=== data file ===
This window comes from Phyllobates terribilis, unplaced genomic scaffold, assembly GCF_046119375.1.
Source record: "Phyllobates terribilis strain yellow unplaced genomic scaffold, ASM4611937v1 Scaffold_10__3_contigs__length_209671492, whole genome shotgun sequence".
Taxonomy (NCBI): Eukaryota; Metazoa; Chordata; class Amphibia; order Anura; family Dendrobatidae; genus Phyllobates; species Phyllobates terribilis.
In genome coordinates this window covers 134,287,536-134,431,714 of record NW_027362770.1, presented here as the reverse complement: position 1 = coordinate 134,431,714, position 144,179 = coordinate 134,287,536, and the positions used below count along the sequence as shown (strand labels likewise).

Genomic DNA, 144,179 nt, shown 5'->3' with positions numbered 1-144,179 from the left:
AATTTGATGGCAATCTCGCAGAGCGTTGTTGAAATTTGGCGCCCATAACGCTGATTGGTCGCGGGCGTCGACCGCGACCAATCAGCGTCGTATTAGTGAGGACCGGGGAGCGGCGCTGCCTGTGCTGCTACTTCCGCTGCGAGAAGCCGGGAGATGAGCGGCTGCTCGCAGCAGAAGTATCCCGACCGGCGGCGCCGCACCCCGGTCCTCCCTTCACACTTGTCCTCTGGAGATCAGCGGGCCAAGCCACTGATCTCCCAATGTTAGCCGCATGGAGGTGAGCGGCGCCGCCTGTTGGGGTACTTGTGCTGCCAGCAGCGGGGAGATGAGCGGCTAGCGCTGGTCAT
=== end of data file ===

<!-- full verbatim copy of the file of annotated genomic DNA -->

This window comes from Phyllobates terribilis, unplaced genomic scaffold, assembly GCF_046119375.1.
Source record: "Phyllobates terribilis strain yellow unplaced genomic scaffold, ASM4611937v1 Scaffold_10__3_contigs__length_209671492, whole genome shotgun sequence".
Taxonomy (NCBI): Eukaryota; Metazoa; Chordata; class Amphibia; order Anura; family Dendrobatidae; genus Phyllobates; species Phyllobates terribilis.
In genome coordinates this window covers 134,287,536-134,431,714 of record NW_027362770.1, presented here as the reverse complement: position 1 = coordinate 134,431,714, position 144,179 = coordinate 134,287,536, and the positions used below count along the sequence as shown (strand labels likewise).

Genomic DNA, 144,179 nt, shown 5'->3' with positions numbered 1-144,179 from the left:
AATTTGATGGCAATCTCGCAGAGCGTTGTTGAAATTTGGCGCCCATAACGCTGATTGGTCGCGGGCGTCGACCGCGACCAATCAGCGTCGTATTAGTGAGGACCGGGGAGCGGCGCTGCCTGTGCTGCTACTTCCGCTGCGAGAAGCCGGGAGATGAGCGGCTGCTCGCAGCAGAAGTATCCCGACCGGCGGCGCCGCACCCCGGTCCTCCCTTCACACTTGTCCTCTGGAGATCAGCGGGCCAAGCCACTGATCTCCCAATGTTAGCCGCATGGAGGTGAGCGGCGCCGCCTGTTGGGGTACTTGTGCTGCCAGCAGCGGGGAGATGAGCGGCTAGCGCTGGTCAT